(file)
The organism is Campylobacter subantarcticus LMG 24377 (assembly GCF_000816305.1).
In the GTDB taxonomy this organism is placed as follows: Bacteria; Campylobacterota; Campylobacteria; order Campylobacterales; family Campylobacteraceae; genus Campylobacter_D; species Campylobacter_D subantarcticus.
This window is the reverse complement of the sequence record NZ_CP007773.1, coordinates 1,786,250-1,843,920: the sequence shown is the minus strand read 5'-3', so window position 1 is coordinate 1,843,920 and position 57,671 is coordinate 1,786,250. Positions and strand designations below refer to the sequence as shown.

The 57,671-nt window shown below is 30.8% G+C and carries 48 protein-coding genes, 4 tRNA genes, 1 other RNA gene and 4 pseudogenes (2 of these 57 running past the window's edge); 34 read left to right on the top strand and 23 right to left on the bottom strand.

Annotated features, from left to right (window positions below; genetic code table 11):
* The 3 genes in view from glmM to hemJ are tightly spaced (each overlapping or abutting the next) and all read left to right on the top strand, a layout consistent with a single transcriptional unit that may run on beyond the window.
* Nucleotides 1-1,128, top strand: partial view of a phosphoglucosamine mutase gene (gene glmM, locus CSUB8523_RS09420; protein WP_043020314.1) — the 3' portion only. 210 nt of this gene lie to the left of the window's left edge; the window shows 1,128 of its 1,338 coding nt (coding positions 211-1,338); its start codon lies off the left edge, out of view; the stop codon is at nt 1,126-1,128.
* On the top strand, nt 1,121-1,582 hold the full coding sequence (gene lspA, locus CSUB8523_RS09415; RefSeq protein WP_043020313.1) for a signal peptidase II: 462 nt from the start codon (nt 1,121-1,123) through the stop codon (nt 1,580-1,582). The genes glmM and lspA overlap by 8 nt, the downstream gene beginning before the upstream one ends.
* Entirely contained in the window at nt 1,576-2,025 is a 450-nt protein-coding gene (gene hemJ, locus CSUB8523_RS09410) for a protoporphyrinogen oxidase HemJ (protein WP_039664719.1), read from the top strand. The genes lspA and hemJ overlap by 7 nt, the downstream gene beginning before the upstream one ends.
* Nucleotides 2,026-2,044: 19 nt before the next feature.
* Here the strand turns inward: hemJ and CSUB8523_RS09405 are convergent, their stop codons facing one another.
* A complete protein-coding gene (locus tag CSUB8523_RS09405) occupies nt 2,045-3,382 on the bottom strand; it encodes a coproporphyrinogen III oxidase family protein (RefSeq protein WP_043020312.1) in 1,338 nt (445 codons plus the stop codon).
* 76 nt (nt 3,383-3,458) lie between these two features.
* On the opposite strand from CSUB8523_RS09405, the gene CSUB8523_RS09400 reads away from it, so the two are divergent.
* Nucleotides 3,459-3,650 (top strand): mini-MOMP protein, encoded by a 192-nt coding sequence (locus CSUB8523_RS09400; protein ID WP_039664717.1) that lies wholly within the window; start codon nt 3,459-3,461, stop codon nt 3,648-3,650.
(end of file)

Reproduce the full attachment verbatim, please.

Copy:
The organism is Campylobacter subantarcticus LMG 24377 (assembly GCF_000816305.1).
In the GTDB taxonomy this organism is placed as follows: Bacteria; Campylobacterota; Campylobacteria; order Campylobacterales; family Campylobacteraceae; genus Campylobacter_D; species Campylobacter_D subantarcticus.
This window is the reverse complement of the sequence record NZ_CP007773.1, coordinates 1,786,250-1,843,920: the sequence shown is the minus strand read 5'-3', so window position 1 is coordinate 1,843,920 and position 57,671 is coordinate 1,786,250. Positions and strand designations below refer to the sequence as shown.

The 57,671-nt window shown below is 30.8% G+C and carries 48 protein-coding genes, 4 tRNA genes, 1 other RNA gene and 4 pseudogenes (2 of these 57 running past the window's edge); 34 read left to right on the top strand and 23 right to left on the bottom strand.

Annotated features, from left to right (window positions below; genetic code table 11):
* The 3 genes in view from glmM to hemJ are tightly spaced (each overlapping or abutting the next) and all read left to right on the top strand, a layout consistent with a single transcriptional unit that may run on beyond the window.
* Nucleotides 1-1,128, top strand: partial view of a phosphoglucosamine mutase gene (gene glmM, locus CSUB8523_RS09420; protein WP_043020314.1) — the 3' portion only. 210 nt of this gene lie to the left of the window's left edge; the window shows 1,128 of its 1,338 coding nt (coding positions 211-1,338); its start codon lies off the left edge, out of view; the stop codon is at nt 1,126-1,128.
* On the top strand, nt 1,121-1,582 hold the full coding sequence (gene lspA, locus CSUB8523_RS09415; RefSeq protein WP_043020313.1) for a signal peptidase II: 462 nt from the start codon (nt 1,121-1,123) through the stop codon (nt 1,580-1,582). The genes glmM and lspA overlap by 8 nt, the downstream gene beginning before the upstream one ends.
* Entirely contained in the window at nt 1,576-2,025 is a 450-nt protein-coding gene (gene hemJ, locus CSUB8523_RS09410) for a protoporphyrinogen oxidase HemJ (protein WP_039664719.1), read from the top strand. The genes lspA and hemJ overlap by 7 nt, the downstream gene beginning before the upstream one ends.
* Nucleotides 2,026-2,044: 19 nt before the next feature.
* Here the strand turns inward: hemJ and CSUB8523_RS09405 are convergent, their stop codons facing one another.
* A complete protein-coding gene (locus tag CSUB8523_RS09405) occupies nt 2,045-3,382 on the bottom strand; it encodes a coproporphyrinogen III oxidase family protein (RefSeq protein WP_043020312.1) in 1,338 nt (445 codons plus the stop codon).
* 76 nt (nt 3,383-3,458) lie between these two features.
* On the opposite strand from CSUB8523_RS09405, the gene CSUB8523_RS09400 reads away from it, so the two are divergent.
* Nucleotides 3,459-3,650 (top strand): mini-MOMP protein, encoded by a 192-nt coding sequence (locus CSUB8523_RS09400; protein ID WP_039664717.1) that lies wholly within the window; start codon nt 3,459-3,461, stop codon nt 3,648-3,650.